What happens when you take some potent wine know-how and mix it with a favourite potion?
I recently met with brew master Lorman Ip to learn the story behind LIVE Kombocha, his somewhat new and fast-growing business. Lorman humbly divulged the unique story of how he’s come to blend two of his life passions to create a business rooted in a tasty and healthful beverage.
Lorman’s interest in brewing took hold long ago. He recalled being mystified as a child when a teacher explained how sugar cane is used to make rum. It wasn’t long before he went home, took the sugar out of the cupboard, mixed it with some water and a little yeast, and started his very first batch of home brew. And although he never did build up the courage to try his first brewed mixture, that growler he filled sat a-brewing in his parents’ house until its eventual demise when they moved twelve years later.
Growing up in an Asian household, Lorman was surrounded by tea and remembers watching a particularly touching documentary on the art of tea when he was a teenager. He soon started experimenting with tea at home and went on adventures seeking out the best clay tea pots, assorted tea sets, and other accessories. He became a familiar face at Shing and Ming in Markham, a Chinese tea shop known for its top-notch products. He developed a close relationship with the shop’s owner, a fourth-generation tea expert who pulled him further into the vast world of tea.
Lorman explained to me how tea is often a part of major life ceremonies in Asian cultures. In particular, weddings in China traditionally revolve around the bride and groom offering tea to their parents and prospective in-laws. To officially tie the knot, the in-laws have to accept the ceremoniously offered cup of tea. Zen monks also consume tea for its relaxing properties, and the beverage has long been known to have mild euphoric effects. “Tea is a pivotal part of all Asian culture, and I took that to heart,” says Lorman.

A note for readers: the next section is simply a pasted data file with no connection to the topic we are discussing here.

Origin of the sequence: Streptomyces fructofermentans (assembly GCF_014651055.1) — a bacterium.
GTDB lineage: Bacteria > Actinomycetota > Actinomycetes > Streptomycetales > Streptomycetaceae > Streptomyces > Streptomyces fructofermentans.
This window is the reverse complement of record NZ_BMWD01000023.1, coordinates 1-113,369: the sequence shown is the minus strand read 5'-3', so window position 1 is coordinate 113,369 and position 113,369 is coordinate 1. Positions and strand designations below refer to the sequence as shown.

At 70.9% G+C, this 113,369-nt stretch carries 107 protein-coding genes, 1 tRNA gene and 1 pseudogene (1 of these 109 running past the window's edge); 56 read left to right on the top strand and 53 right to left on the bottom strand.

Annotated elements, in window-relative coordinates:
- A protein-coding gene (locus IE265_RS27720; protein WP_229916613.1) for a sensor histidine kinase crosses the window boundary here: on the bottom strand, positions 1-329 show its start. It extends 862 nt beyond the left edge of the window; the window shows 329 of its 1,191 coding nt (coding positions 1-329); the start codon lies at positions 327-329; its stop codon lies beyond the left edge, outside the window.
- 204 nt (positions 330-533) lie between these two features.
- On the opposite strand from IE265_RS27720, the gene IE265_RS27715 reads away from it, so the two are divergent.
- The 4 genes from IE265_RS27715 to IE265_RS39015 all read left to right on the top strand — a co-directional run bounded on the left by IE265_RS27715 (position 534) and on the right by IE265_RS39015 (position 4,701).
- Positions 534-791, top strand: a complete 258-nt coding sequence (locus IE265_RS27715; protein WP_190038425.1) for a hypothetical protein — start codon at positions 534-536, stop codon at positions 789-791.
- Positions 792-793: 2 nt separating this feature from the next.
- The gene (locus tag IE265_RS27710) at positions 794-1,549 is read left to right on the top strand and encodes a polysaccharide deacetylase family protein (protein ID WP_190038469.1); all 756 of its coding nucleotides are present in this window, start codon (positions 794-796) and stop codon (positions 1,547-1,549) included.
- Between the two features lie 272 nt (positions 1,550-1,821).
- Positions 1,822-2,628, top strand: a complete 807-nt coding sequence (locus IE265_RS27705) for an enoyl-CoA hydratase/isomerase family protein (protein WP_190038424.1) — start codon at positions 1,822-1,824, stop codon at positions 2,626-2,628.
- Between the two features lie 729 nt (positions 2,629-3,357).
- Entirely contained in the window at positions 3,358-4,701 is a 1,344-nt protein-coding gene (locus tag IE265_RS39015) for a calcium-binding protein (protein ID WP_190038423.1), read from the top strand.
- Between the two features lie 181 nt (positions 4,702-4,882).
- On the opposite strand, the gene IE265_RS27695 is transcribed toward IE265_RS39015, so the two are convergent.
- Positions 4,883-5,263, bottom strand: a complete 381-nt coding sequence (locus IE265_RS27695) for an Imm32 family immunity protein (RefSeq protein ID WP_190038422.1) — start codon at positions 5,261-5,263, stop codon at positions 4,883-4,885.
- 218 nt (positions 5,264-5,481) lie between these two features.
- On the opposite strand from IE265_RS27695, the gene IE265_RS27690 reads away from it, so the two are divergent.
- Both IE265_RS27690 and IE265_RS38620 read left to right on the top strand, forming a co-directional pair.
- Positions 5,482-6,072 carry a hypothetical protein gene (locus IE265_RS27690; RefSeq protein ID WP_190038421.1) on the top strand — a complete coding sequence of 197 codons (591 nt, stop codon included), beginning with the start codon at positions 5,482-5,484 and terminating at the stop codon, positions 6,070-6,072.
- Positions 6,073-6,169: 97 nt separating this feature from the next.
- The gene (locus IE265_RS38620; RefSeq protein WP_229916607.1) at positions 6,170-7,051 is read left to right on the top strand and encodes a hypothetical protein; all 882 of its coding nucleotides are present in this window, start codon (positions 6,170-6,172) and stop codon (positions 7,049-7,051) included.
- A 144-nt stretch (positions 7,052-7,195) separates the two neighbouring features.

After high school, Lorman completed a specialist honours degree in neuroscience at the University of Toronto before doing a master’s in nutritional neuroscience at the University of Guelph. Always fascinated by the connection between diet and health, he decided to continue with a PhD at Guelph. His doctoral research looks at the roles B vitamins have on brain health.
While working on his doctorate, Lorman’s interest in brewing was once again awakened after going on a few Niagara wine tours. He was struck by the many flavours a single glass of wine can hold, and the chemical changes that create the flavours also caught his attention. With a spark of fresh inspiration, he once again took to home brewing, this time filling growlers with grapes for wine instead of sugar for rum.
He received guidance from an experienced winemaker and also joined the Corkscrew Wine Club, a group that meets monthly in the Kitchener-Waterloo area. Together with other club members, Lorman learnt how to make larger batches of wine with Ontario grapes they crushed, yeasted, and pressed themselves.
Not long after becoming more seasoned with wine making, Lorman started to wonder what would happen if he applied the wine process to his favourite potion—tea. He researched tea-wine recipes and decided to give it a go, relying on the know-how he’d picked up rolling up his sleeves with the wine club. His first attempt, however, went down the drain…literally.